Homebuilding Guidance Released By FAA
After a lengthy wait and more than a bit of hand-wringing on the part of builders and kit manufacturers, the FAA has finally published Advisory Circular 20-27G, which forms the approval basis for experimental/amateur-built aircraft. In the preamble, the FAA says that "This AC is not mandatory and does not constitute a regulation. This AC describes an acceptable means, but not the only means, to comply certification and operation requirements of amateur-built aircraft." However, virtually all Designated Airworthiness Representatives and FAA inspectors look to the AC for guidance.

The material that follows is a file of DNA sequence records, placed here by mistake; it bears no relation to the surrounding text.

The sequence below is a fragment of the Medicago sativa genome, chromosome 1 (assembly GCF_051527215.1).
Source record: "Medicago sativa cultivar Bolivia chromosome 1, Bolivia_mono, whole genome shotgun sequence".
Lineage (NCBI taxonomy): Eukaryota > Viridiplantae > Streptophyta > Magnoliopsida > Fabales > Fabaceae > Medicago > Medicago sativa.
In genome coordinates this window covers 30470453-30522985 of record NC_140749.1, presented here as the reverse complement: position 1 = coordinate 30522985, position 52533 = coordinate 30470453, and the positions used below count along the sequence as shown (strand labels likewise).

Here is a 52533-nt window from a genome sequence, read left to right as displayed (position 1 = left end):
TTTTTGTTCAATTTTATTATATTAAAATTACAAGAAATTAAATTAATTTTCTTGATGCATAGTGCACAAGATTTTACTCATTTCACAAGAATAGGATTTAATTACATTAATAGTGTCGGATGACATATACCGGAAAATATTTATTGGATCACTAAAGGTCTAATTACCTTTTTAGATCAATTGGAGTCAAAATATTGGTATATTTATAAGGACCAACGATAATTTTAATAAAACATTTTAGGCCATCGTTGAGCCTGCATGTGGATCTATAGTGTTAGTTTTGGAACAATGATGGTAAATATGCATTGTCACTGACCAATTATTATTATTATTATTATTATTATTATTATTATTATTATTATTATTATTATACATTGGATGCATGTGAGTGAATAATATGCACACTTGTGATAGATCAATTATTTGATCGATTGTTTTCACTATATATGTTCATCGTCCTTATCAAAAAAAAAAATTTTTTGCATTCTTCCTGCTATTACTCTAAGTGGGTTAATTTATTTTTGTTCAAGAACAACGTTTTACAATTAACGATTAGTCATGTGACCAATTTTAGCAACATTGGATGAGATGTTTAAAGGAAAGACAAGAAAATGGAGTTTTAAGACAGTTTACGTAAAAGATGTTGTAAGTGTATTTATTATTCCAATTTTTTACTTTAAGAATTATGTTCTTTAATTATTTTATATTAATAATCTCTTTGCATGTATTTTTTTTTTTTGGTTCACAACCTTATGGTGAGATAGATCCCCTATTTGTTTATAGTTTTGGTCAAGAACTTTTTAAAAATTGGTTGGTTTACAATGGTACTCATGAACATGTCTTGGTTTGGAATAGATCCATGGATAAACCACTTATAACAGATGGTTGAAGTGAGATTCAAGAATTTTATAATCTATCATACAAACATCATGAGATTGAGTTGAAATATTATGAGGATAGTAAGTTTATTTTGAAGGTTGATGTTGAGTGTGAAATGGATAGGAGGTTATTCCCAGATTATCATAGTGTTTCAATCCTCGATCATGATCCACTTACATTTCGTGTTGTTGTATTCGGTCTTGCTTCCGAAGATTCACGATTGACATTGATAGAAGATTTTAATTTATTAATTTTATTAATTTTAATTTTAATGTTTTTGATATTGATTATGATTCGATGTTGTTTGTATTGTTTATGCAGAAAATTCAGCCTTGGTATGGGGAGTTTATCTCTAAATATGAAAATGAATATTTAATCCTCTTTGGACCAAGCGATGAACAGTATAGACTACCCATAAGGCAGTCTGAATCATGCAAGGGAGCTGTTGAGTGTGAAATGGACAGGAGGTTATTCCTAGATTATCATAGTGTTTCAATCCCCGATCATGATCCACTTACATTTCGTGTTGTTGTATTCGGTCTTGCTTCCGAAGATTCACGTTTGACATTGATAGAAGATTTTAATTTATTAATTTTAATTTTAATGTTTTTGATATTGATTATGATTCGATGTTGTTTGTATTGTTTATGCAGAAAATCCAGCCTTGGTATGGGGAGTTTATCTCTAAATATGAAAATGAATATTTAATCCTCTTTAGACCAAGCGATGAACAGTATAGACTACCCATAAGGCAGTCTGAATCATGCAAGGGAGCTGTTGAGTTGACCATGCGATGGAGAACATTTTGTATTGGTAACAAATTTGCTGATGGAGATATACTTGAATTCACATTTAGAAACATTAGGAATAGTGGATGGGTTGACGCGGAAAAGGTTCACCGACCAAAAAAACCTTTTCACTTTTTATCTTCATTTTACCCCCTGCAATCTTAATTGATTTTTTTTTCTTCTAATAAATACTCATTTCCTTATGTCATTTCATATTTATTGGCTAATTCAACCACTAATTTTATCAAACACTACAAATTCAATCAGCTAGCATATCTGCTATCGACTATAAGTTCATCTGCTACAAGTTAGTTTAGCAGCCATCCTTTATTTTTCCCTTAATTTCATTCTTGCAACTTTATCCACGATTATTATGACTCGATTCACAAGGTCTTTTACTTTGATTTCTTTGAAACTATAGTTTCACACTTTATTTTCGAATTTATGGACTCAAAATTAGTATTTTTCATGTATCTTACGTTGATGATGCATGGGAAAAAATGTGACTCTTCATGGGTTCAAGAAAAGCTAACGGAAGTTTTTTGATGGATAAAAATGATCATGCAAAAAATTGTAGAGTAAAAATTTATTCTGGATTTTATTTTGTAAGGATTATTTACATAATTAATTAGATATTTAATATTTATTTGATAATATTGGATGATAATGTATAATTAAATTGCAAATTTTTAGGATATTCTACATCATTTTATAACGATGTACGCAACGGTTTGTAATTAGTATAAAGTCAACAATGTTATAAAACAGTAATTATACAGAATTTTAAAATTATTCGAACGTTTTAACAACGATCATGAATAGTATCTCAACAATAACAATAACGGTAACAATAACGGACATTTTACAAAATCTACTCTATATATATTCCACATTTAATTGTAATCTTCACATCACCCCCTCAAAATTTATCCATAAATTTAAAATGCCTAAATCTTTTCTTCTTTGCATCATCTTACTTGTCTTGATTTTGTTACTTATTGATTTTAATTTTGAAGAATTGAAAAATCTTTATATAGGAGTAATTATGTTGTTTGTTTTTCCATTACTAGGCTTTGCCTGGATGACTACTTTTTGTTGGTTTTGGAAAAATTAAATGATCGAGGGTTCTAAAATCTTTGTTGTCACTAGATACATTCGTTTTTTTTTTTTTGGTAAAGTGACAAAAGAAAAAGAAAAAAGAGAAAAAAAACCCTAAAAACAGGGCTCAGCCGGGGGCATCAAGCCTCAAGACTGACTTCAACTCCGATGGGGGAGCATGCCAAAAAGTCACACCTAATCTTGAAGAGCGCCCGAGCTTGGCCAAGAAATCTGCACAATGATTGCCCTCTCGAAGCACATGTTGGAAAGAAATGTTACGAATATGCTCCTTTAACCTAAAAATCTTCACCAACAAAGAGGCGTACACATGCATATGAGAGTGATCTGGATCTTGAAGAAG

The good news for builders is that the basic revisions to the AC appear as predicted in the months since Oshkosh, when we were told that some onerous aspects of the proposed new rules—such as the dreaded 20/20/11 rule, requiring 20% fabrication by the builder—have been dropped. In addition, the new AC has a more comprehensive and rational definition of fabrication than the one floated by the FAA in the summer of 2008.
In the AC, the FAA has established criteria by which builders can determine which set of rules applies to them. If the kit itself was evaluated before the rules change (and found to provide the builder 51% or more of the work to do), the kit itself has not changed since the approval, AND the builder has used no commercial assistance, then he can use the previous rules and checklists. If the kit has been changed or the builder used commercial assistance, then the new rules apply.
See full text of Kitplanes story.